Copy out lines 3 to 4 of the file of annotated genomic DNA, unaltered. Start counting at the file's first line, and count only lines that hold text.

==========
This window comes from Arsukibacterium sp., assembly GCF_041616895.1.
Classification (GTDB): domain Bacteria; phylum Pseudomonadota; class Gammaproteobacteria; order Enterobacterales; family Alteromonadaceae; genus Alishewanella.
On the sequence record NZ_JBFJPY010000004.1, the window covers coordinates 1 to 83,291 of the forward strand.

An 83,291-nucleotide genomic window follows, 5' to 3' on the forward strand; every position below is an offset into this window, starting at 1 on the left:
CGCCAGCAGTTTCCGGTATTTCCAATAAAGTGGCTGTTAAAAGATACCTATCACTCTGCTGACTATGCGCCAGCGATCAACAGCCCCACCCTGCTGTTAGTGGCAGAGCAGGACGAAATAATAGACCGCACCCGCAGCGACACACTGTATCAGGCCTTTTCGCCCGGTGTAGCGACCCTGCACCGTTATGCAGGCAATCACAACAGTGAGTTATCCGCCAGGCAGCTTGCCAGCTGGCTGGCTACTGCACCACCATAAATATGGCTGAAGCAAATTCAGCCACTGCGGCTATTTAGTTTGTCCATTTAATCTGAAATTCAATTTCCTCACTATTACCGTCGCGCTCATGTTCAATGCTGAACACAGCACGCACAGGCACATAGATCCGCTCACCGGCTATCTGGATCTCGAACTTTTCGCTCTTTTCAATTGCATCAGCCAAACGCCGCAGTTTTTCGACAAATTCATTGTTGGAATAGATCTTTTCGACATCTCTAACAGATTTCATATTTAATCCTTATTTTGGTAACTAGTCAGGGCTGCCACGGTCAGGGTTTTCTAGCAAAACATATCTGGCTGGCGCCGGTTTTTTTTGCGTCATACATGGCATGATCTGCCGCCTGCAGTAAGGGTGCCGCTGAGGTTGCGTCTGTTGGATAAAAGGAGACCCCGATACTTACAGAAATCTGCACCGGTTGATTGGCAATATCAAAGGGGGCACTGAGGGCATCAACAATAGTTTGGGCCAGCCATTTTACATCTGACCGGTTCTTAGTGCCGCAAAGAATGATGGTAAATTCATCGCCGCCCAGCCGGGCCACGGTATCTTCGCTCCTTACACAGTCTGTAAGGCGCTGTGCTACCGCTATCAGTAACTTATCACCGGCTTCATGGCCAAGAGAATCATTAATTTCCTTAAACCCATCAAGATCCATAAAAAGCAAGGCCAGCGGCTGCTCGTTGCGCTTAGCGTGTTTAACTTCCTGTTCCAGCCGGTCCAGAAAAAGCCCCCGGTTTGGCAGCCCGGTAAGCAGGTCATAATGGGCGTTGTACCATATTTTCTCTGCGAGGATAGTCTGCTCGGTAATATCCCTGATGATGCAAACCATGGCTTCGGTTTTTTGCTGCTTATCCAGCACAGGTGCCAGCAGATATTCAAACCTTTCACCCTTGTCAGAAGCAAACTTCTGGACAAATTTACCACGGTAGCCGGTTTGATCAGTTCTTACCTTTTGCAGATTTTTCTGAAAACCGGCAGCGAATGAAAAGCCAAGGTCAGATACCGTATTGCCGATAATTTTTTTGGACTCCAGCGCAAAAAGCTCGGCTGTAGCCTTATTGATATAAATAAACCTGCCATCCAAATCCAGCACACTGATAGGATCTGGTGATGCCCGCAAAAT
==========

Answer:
On the sequence record NZ_JBFJPY010000004.1, the window covers coordinates 1 to 83,291 of the forward strand.

An 83,291-nucleotide genomic window follows, 5' to 3' on the forward strand; every position below is an offset into this window, starting at 1 on the left: